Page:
- ORDER: Pelecaniformes
- FAMILY: Ardeidae
The Tricolored Heron is a sleek and slender heron adorned in blue-gray, lavender, and white. The white stripe down the middle of its sinuous neck and its white belly set it apart from other dark herons. This fairly small heron wades through coastal waters in search of small fish, often running and stopping with quick turns and starts, as if dancing in a ballet. It builds stick nests in trees and shrubs, often in colonies with other wading birds. It’s common in southern saltmarshes and was once known as the Louisiana Heron.More ID Info
Find This Bird
Coastal estuaries are a great place to look for Tricolored Herons year-round. They tend to feed alone or at the edge of groups of other waders, so be sure to look at the lone dark bird in the corner. They also forage more commonly in open water and pools than Snowy Egrets and Little Blue Herons. Their white belly readily separates them from Little Blue Herons and Reddish Egrets, and their active foraging style separates them from the slow and methodical Great Blue Heron.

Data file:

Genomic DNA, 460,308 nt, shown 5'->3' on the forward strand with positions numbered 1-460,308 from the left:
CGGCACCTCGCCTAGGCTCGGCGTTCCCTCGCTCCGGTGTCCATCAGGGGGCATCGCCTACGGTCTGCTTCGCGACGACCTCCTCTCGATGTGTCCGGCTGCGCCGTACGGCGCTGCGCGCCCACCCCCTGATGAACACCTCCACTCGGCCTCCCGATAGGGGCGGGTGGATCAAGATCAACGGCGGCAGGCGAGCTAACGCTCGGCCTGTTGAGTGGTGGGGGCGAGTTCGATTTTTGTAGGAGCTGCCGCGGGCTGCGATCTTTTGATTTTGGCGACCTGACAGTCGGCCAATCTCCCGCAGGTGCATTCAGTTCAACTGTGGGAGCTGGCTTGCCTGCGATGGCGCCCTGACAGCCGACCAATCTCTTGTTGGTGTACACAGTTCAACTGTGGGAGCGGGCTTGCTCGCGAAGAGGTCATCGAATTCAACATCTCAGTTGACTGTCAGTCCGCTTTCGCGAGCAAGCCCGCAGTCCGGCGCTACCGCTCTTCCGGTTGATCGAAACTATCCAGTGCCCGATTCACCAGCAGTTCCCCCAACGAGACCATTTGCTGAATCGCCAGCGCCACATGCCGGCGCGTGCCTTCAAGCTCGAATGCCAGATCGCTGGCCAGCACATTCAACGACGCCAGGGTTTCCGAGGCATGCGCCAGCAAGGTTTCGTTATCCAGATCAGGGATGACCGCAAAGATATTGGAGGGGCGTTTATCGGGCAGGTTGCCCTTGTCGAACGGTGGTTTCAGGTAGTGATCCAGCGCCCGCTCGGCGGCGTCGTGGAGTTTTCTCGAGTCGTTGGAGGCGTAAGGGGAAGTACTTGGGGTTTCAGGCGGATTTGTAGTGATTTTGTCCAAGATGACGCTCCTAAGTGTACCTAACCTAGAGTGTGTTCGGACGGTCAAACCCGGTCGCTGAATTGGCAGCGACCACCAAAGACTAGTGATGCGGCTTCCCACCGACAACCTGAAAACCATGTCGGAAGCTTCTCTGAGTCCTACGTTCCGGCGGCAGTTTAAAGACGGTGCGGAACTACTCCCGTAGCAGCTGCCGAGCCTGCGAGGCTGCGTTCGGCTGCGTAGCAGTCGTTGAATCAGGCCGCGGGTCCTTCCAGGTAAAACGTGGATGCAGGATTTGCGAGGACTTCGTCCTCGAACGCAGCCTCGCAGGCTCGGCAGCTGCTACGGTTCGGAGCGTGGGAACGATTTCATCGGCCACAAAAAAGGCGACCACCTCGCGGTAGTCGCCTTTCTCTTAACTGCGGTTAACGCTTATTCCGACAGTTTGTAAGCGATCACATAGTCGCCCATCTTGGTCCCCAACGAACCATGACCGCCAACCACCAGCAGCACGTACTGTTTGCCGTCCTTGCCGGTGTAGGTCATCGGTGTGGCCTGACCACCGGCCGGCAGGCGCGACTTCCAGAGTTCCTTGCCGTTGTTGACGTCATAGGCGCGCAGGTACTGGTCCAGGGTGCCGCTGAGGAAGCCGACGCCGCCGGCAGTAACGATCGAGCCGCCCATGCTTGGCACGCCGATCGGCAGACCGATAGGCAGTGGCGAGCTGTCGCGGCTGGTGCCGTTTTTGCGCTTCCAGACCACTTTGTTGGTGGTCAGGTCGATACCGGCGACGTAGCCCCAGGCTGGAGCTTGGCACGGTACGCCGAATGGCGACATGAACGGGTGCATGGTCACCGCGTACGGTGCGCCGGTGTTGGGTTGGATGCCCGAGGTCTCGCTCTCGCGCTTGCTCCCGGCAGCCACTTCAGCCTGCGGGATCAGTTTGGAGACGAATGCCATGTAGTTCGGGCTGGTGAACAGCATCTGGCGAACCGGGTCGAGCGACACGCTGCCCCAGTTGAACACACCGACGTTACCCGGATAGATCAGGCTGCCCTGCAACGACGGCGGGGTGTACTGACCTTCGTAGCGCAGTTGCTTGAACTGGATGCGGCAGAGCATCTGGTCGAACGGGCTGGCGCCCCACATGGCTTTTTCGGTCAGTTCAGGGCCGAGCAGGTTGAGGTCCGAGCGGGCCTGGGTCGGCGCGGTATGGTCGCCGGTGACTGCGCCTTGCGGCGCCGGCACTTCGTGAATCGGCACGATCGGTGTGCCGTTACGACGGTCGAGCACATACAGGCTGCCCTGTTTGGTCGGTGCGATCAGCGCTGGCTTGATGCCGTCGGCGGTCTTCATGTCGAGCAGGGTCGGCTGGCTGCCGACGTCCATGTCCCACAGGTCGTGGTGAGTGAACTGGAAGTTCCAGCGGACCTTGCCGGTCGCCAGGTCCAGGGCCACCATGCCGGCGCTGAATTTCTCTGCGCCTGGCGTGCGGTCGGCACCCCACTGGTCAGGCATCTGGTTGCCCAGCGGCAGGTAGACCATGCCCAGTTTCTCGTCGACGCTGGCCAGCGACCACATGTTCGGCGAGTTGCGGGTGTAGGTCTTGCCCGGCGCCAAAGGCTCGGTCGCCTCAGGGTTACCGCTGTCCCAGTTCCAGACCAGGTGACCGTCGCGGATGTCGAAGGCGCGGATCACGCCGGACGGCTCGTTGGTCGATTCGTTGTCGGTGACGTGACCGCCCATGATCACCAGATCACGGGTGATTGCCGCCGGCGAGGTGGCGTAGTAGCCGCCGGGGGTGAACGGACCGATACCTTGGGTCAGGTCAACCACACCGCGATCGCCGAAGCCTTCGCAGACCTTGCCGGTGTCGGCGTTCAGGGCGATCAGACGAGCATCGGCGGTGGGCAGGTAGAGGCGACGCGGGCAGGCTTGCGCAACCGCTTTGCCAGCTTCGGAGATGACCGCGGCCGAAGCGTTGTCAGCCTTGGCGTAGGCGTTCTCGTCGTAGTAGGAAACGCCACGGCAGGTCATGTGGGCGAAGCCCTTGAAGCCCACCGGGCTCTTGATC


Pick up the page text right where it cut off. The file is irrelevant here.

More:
- Garceta tricolor (Spanish)
- Aigrette tricolore (French)
- Cool Facts
- Tricolored Herons sometimes follow behind Double-crested Cormorants or Pied-billed Grebes snapping up fish that they stir up.
- Angsty teenagers aren't just a human phenomenon. As Tricolored Herons get older they often lunge and snap at their parents when they arrive at the nest with food. To appease the youngsters, parents greet them with bows.
- The oldest recorded Tricolored Heron was at least 17 years, 8 months old when it was shot in the Bahamas in 1976. It had been banded in Virginia in 1958.